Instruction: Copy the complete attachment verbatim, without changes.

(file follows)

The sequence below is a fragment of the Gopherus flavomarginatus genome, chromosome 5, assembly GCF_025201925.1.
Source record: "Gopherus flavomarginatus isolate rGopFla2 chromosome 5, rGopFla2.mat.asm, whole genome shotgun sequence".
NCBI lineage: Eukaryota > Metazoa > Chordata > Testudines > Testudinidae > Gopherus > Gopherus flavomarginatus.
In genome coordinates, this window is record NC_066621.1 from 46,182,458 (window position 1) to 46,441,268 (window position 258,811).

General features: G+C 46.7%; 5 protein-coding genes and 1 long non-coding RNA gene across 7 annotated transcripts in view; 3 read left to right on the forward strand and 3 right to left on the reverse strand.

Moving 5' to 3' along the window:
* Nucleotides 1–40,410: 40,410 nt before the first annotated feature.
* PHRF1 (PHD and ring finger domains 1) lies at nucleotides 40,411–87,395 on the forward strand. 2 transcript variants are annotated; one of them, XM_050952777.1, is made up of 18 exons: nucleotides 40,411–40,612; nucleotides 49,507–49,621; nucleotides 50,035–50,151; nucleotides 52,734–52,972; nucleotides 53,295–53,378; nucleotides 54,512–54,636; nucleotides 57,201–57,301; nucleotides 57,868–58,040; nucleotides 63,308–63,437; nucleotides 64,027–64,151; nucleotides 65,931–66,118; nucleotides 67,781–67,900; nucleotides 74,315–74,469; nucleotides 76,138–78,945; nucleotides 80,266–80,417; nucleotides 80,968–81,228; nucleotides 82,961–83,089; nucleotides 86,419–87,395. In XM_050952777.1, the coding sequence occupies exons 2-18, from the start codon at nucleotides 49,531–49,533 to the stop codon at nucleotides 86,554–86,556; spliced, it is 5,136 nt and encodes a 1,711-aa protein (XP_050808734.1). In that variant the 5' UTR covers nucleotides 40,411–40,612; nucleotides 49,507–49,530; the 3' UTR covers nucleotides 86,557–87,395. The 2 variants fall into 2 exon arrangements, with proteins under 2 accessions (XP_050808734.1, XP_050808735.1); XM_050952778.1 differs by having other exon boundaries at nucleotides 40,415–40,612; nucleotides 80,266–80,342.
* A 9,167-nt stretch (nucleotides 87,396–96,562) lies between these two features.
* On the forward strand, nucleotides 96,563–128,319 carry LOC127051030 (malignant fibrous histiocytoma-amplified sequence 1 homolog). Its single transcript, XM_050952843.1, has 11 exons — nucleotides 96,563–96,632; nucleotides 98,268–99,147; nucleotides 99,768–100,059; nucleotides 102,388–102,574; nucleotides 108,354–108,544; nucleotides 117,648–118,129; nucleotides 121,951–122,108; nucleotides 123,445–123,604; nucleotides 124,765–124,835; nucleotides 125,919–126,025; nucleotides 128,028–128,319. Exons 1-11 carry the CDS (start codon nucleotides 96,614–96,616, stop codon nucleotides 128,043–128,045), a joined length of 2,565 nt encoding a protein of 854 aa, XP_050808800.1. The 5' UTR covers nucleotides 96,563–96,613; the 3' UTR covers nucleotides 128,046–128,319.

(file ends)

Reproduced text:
The sequence below is a fragment of the Gopherus flavomarginatus genome, chromosome 5, assembly GCF_025201925.1.
Source record: "Gopherus flavomarginatus isolate rGopFla2 chromosome 5, rGopFla2.mat.asm, whole genome shotgun sequence".
NCBI lineage: Eukaryota > Metazoa > Chordata > Testudines > Testudinidae > Gopherus > Gopherus flavomarginatus.
In genome coordinates, this window is record NC_066621.1 from 46,182,458 (window position 1) to 46,441,268 (window position 258,811).

General features: G+C 46.7%; 5 protein-coding genes and 1 long non-coding RNA gene across 7 annotated transcripts in view; 3 read left to right on the forward strand and 3 right to left on the reverse strand.

Moving 5' to 3' along the window:
* Nucleotides 1–40,410: 40,410 nt before the first annotated feature.
* PHRF1 (PHD and ring finger domains 1) lies at nucleotides 40,411–87,395 on the forward strand. 2 transcript variants are annotated; one of them, XM_050952777.1, is made up of 18 exons: nucleotides 40,411–40,612; nucleotides 49,507–49,621; nucleotides 50,035–50,151; nucleotides 52,734–52,972; nucleotides 53,295–53,378; nucleotides 54,512–54,636; nucleotides 57,201–57,301; nucleotides 57,868–58,040; nucleotides 63,308–63,437; nucleotides 64,027–64,151; nucleotides 65,931–66,118; nucleotides 67,781–67,900; nucleotides 74,315–74,469; nucleotides 76,138–78,945; nucleotides 80,266–80,417; nucleotides 80,968–81,228; nucleotides 82,961–83,089; nucleotides 86,419–87,395. In XM_050952777.1, the coding sequence occupies exons 2-18, from the start codon at nucleotides 49,531–49,533 to the stop codon at nucleotides 86,554–86,556; spliced, it is 5,136 nt and encodes a 1,711-aa protein (XP_050808734.1). In that variant the 5' UTR covers nucleotides 40,411–40,612; nucleotides 49,507–49,530; the 3' UTR covers nucleotides 86,557–87,395. The 2 variants fall into 2 exon arrangements, with proteins under 2 accessions (XP_050808734.1, XP_050808735.1); XM_050952778.1 differs by having other exon boundaries at nucleotides 40,415–40,612; nucleotides 80,266–80,342.
* A 9,167-nt stretch (nucleotides 87,396–96,562) lies between these two features.
* On the forward strand, nucleotides 96,563–128,319 carry LOC127051030 (malignant fibrous histiocytoma-amplified sequence 1 homolog). Its single transcript, XM_050952843.1, has 11 exons — nucleotides 96,563–96,632; nucleotides 98,268–99,147; nucleotides 99,768–100,059; nucleotides 102,388–102,574; nucleotides 108,354–108,544; nucleotides 117,648–118,129; nucleotides 121,951–122,108; nucleotides 123,445–123,604; nucleotides 124,765–124,835; nucleotides 125,919–126,025; nucleotides 128,028–128,319. Exons 1-11 carry the CDS (start codon nucleotides 96,614–96,616, stop codon nucleotides 128,043–128,045), a joined length of 2,565 nt encoding a protein of 854 aa, XP_050808800.1. The 5' UTR covers nucleotides 96,563–96,613; the 3' UTR covers nucleotides 128,046–128,319.